New Clear Vision

constructive commentary for the chronically farsighted

No Patents on Life

June 28, 2013 By: NCVeditor Category: Current Events, Devon G. Pena, Ecology

Supreme Court Ruling Could Change Debate Over Transgenic Crops

by Devon G. Peña

In a historic 9-0 ruling on June 13th, the Supreme Court of the U.S. (SCOTUS) rejected the patent claims of a private corporation, Myriad Genetics, which claimed that it held ownership of a gene that is associated with breast cancer. Use this link for the full text of the ruling: Association for Molecular Pathology, et al v. Myriad Genetics, et al.

The rare unanimous opinion was actually written by Justice Clarence Thomas who firmly rejected Myriad’s assertion that the DNA it isolated from the human body for its tests were patentable. Explaining the ruling for the court, Justice Thomas wrote: “We hold that a naturally occurring DNA segment is a product of nature and not patent eligible merely because it has been isolated.” Myriad Genetics patented the genes sequence in question — BRCA1 and BRCA2 — in 1995.

Myriad, which is now based in Salt Lake City, Utah, had patented the gene based on research conducted by Nary Clair King, at the time a professor at University of California-Berkeley and now a University of Washington Professor of Genome Sciences.

The decision has profound implications and no least of all because the original research by Dr. King had been funded by public taxes. As a member of the Board of Directors of the Council for Responsible Genetics (CRG), I recall that we opposed this patent as a violation of the public interest and as likely to interfere with research on breast cancer — both of our positions have been affirmed by the SCOTUS ruling. The CRG Board, which included the illustrious Phil Bereano, recently retired from UW, was 20 years ahead of what will now be the extant policymaking and ethical thinking on this issue.

Before the ruling, Myriad held a monopoly over the use of the BRCA1 gene and it restricted the use of data it gained from sales of its testing services.  There are countless stories of women who suffered additional costs and in some cases lost their lives to breast cancer as a result of the Myriad BRCA1 monopoly as was recently revealed on an episode of Democracy Now! during an interview with Lisbeth Ceriani, a mother and survivor diagnosed with second stage breast cancer in May 2008 and one of the plaintiffs behind the lawsuit that led to the SCOTUS ruling.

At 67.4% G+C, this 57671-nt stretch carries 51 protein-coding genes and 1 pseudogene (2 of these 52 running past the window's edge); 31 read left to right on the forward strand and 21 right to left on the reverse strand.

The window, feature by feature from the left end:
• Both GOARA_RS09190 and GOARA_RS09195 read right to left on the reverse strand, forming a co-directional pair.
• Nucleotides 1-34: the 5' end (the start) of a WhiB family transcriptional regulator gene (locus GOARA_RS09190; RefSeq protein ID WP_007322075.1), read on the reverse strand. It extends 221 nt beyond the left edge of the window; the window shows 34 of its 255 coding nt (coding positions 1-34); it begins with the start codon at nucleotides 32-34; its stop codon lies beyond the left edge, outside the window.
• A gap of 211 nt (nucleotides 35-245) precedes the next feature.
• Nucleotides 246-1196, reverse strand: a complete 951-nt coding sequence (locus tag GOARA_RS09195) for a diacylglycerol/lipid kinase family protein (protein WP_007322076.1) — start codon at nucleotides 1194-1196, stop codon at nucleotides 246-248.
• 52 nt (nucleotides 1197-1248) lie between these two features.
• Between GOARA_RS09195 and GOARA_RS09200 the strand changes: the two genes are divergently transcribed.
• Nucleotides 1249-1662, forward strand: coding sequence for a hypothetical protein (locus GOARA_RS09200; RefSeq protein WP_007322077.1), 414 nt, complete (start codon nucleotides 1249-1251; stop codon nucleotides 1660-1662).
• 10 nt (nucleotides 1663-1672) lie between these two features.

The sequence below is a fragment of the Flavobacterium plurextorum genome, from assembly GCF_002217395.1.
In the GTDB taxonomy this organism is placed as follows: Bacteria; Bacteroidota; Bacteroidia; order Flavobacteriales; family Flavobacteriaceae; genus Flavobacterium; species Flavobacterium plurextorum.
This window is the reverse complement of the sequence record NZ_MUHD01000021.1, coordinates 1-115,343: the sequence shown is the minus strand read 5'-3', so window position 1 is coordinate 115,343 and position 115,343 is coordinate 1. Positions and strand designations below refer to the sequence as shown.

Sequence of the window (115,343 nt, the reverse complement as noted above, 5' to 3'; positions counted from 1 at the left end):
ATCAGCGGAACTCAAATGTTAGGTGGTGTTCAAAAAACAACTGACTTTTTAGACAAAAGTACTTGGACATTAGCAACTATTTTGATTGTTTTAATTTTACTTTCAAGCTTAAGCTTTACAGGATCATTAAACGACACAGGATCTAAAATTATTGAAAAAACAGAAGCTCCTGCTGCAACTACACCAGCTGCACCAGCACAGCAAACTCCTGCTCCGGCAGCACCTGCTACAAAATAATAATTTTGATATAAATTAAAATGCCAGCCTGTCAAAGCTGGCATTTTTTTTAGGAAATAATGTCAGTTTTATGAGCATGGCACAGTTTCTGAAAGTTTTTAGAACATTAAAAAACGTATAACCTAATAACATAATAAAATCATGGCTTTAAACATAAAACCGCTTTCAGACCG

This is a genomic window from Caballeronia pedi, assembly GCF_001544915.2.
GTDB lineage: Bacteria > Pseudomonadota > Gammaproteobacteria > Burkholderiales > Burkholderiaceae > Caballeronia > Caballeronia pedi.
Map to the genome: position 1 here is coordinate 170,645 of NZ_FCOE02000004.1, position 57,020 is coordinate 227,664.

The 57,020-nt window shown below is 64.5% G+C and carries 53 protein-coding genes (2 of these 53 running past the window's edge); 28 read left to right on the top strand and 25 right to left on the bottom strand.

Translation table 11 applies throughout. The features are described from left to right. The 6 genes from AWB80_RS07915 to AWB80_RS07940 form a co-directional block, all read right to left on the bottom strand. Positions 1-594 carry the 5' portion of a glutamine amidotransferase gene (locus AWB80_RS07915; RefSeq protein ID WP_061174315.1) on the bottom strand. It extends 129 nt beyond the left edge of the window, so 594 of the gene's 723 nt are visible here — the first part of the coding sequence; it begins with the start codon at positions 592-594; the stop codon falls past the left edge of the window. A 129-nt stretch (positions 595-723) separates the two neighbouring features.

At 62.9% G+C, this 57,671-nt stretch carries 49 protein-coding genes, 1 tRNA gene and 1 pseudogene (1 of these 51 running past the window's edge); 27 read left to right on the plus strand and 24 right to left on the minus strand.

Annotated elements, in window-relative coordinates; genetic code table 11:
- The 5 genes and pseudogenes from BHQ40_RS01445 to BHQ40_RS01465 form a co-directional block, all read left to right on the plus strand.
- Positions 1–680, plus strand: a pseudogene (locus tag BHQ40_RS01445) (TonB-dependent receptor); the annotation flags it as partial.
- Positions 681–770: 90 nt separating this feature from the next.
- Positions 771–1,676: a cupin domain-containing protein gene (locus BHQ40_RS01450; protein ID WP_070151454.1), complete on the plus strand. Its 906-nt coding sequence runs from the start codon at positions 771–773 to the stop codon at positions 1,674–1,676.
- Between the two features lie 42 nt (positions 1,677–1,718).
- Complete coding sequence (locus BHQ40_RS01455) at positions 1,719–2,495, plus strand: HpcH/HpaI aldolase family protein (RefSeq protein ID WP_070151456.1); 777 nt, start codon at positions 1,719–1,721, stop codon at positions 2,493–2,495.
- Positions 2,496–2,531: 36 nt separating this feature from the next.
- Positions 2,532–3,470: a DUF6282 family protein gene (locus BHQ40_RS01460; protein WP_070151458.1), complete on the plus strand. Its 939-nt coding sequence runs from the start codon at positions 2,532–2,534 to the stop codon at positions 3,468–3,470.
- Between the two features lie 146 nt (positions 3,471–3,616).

The ruling leaves many issues unresolved and there was also a partial victory for the biotechnology privateers – the ruling let stand ownership of “synthetic” DNA. A key unresolved issue is whether patents can be issued for any invention — synthetic or otherwise — that derives from scientific research done by research faculty scientists employed by public universities and whose work is funded by taxpayers or from public funds allocated by the National Institutes of Health, National Science Foundation, and other similar taxpayer-funded agencies.

According to Phil Bereano — in an email to the UW Faculty Issues and Concerns listserv — this is also a victory for the American Civil Liberties Union (ACLU) which led the legal challenge “based on the work of those of us who have been arguing and agitating since the 1980s that patenting of genes is wrong – immoral and contrary to the patent law.”

Moreover, our own university has been complicit in the promotion of this patenting regime and patenting of nature. Again, Bereano: “…as far as i know, the UW never questioned gene patenting until the ACLU put together a coalition (women’s health people, scientists whose research was blocked, etc). And it is likely that the UW filed patent applications for genes discovered on campus that hadn’t been pre-sold to corporate funders (under the Bayh-Dole Act).”

Bereano continued stating in the email that: “…the US Patent Office, like the other branches of government are being subservient to corporate interests rather than the public interest… The Council for Responsible Genetics developed and published a statement against gene patenting 30 years ago, the world’s first civil society organization to do so.”

My first question is: Will the SCOTUS eventually realize that the same logic should apply to the patenting of seeds and other germplasm and biological materials used by Monsanto and the other commercial agricultural biotechnology giants?

Indirectly responding to this question, Bereano observes that: “Peasant organizations and farmers around the world (who have perfected and nurtured the world’s useful gene pool long before Mary Claire King or any of us were born) may now be able to try to stop the biopiracy that results when Western scientists and corporations appropriate genes from valuable crop plants and try to establish private monopolies over food supplies.”

Given the recent decisions by SCOTUS affirming the right of Monsanto to recover damages from farmers who save the company’s patented seeds, activists await a new case to reverse these troubling trends in support of the patenting of life. The court seems mired in a quicksand of contradictions. We certainly live in interesting times.

Devon G. Peña, Ph.D., is a lifelong activist in the environmental justice and resilient agriculture movements, and is Professor of American Ethnic Studies, Anthropology, and Environmental Studies at the University of Washington in Seattle. His books include Mexican Americans and the Environment: Tierra y Vida (2005) and the edited volume Chicano Culture, Ecology, Politics: Subversive Kin (1998). Dr. Peña is the founding editor of the Environmental & Food Justice blog, and is a Contributing Author for New Clear Vision.

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